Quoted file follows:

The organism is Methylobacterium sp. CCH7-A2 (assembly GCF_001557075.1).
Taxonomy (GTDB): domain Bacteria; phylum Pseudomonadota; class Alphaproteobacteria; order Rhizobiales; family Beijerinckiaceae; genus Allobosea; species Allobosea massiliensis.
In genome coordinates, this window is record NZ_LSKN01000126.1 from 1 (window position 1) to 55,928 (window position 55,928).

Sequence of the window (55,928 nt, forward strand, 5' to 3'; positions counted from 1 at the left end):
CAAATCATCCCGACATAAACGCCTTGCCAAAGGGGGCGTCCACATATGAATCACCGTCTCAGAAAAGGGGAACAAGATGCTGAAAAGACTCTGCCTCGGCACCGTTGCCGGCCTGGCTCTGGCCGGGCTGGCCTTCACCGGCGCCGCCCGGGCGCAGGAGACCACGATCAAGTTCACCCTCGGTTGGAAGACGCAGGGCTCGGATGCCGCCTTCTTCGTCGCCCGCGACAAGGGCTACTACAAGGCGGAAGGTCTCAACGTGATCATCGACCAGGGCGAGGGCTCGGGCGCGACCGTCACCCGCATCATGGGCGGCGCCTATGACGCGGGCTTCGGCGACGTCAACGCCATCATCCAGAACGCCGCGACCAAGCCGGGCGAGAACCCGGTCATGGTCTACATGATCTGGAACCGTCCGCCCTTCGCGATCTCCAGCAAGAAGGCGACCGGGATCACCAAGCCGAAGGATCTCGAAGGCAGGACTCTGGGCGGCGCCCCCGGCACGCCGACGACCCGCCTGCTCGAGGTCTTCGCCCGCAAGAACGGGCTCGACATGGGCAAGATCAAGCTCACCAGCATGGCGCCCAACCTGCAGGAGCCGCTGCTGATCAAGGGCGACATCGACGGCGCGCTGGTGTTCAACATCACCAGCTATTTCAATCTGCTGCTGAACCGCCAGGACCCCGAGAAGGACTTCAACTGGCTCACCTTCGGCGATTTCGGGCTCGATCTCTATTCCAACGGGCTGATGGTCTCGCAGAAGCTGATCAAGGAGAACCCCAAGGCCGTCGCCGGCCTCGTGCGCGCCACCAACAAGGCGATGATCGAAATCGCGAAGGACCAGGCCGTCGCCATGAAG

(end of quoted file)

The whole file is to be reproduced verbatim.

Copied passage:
The organism is Methylobacterium sp. CCH7-A2 (assembly GCF_001557075.1).
Taxonomy (GTDB): domain Bacteria; phylum Pseudomonadota; class Alphaproteobacteria; order Rhizobiales; family Beijerinckiaceae; genus Allobosea; species Allobosea massiliensis.
In genome coordinates, this window is record NZ_LSKN01000126.1 from 1 (window position 1) to 55,928 (window position 55,928).

Sequence of the window (55,928 nt, forward strand, 5' to 3'; positions counted from 1 at the left end):
CAAATCATCCCGACATAAACGCCTTGCCAAAGGGGGCGTCCACATATGAATCACCGTCTCAGAAAAGGGGAACAAGATGCTGAAAAGACTCTGCCTCGGCACCGTTGCCGGCCTGGCTCTGGCCGGGCTGGCCTTCACCGGCGCCGCCCGGGCGCAGGAGACCACGATCAAGTTCACCCTCGGTTGGAAGACGCAGGGCTCGGATGCCGCCTTCTTCGTCGCCCGCGACAAGGGCTACTACAAGGCGGAAGGTCTCAACGTGATCATCGACCAGGGCGAGGGCTCGGGCGCGACCGTCACCCGCATCATGGGCGGCGCCTATGACGCGGGCTTCGGCGACGTCAACGCCATCATCCAGAACGCCGCGACCAAGCCGGGCGAGAACCCGGTCATGGTCTACATGATCTGGAACCGTCCGCCCTTCGCGATCTCCAGCAAGAAGGCGACCGGGATCACCAAGCCGAAGGATCTCGAAGGCAGGACTCTGGGCGGCGCCCCCGGCACGCCGACGACCCGCCTGCTCGAGGTCTTCGCCCGCAAGAACGGGCTCGACATGGGCAAGATCAAGCTCACCAGCATGGCGCCCAACCTGCAGGAGCCGCTGCTGATCAAGGGCGACATCGACGGCGCGCTGGTGTTCAACATCACCAGCTATTTCAATCTGCTGCTGAACCGCCAGGACCCCGAGAAGGACTTCAACTGGCTCACCTTCGGCGATTTCGGGCTCGATCTCTATTCCAACGGGCTGATGGTCTCGCAGAAGCTGATCAAGGAGAACCCCAAGGCCGTCGCCGGCCTCGTGCGCGCCACCAACAAGGCGATGATCGAAATCGCGAAGGACCAGGCCGTCGCCATGAAG